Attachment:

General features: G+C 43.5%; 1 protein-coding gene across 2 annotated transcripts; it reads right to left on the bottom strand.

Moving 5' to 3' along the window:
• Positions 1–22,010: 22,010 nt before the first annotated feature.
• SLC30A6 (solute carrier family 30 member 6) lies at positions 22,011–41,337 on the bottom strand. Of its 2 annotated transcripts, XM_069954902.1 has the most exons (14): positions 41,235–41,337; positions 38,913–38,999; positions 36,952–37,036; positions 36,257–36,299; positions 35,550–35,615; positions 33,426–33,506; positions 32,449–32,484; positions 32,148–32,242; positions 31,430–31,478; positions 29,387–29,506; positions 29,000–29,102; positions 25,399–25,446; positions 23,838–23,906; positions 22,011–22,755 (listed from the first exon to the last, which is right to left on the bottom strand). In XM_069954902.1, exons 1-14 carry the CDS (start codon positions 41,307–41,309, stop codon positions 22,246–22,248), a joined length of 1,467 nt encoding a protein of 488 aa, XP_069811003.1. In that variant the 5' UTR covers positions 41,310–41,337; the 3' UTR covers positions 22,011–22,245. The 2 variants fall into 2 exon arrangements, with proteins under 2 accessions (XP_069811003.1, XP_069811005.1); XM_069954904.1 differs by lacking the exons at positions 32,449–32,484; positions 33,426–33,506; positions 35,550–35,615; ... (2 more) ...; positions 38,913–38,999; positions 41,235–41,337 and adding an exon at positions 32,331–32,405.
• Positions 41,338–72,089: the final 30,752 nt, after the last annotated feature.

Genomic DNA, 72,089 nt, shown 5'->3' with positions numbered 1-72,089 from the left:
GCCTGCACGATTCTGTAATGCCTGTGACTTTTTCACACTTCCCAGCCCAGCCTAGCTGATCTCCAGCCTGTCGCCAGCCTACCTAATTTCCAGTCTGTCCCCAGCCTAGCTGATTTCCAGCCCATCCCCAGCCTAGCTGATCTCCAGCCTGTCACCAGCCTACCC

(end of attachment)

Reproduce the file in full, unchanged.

General features: G+C 43.5%; 1 protein-coding gene across 2 annotated transcripts; it reads right to left on the bottom strand.

Moving 5' to 3' along the window:
• Positions 1–22,010: 22,010 nt before the first annotated feature.
• SLC30A6 (solute carrier family 30 member 6) lies at positions 22,011–41,337 on the bottom strand. Of its 2 annotated transcripts, XM_069954902.1 has the most exons (14): positions 41,235–41,337; positions 38,913–38,999; positions 36,952–37,036; positions 36,257–36,299; positions 35,550–35,615; positions 33,426–33,506; positions 32,449–32,484; positions 32,148–32,242; positions 31,430–31,478; positions 29,387–29,506; positions 29,000–29,102; positions 25,399–25,446; positions 23,838–23,906; positions 22,011–22,755 (listed from the first exon to the last, which is right to left on the bottom strand). In XM_069954902.1, exons 1-14 carry the CDS (start codon positions 41,307–41,309, stop codon positions 22,246–22,248), a joined length of 1,467 nt encoding a protein of 488 aa, XP_069811003.1. In that variant the 5' UTR covers positions 41,310–41,337; the 3' UTR covers positions 22,011–22,245. The 2 variants fall into 2 exon arrangements, with proteins under 2 accessions (XP_069811003.1, XP_069811005.1); XM_069954904.1 differs by lacking the exons at positions 32,449–32,484; positions 33,426–33,506; positions 35,550–35,615; ... (2 more) ...; positions 38,913–38,999; positions 41,235–41,337 and adding an exon at positions 32,331–32,405.
• Positions 41,338–72,089: the final 30,752 nt, after the last annotated feature.

Genomic DNA, 72,089 nt, shown 5'->3' with positions numbered 1-72,089 from the left:
GCCTGCACGATTCTGTAATGCCTGTGACTTTTTCACACTTCCCAGCCCAGCCTAGCTGATCTCCAGCCTGTCGCCAGCCTACCTAATTTCCAGTCTGTCCCCAGCCTAGCTGATTTCCAGCCCATCCCCAGCCTAGCTGATCTCCAGCCTGTCACCAGCCTACCC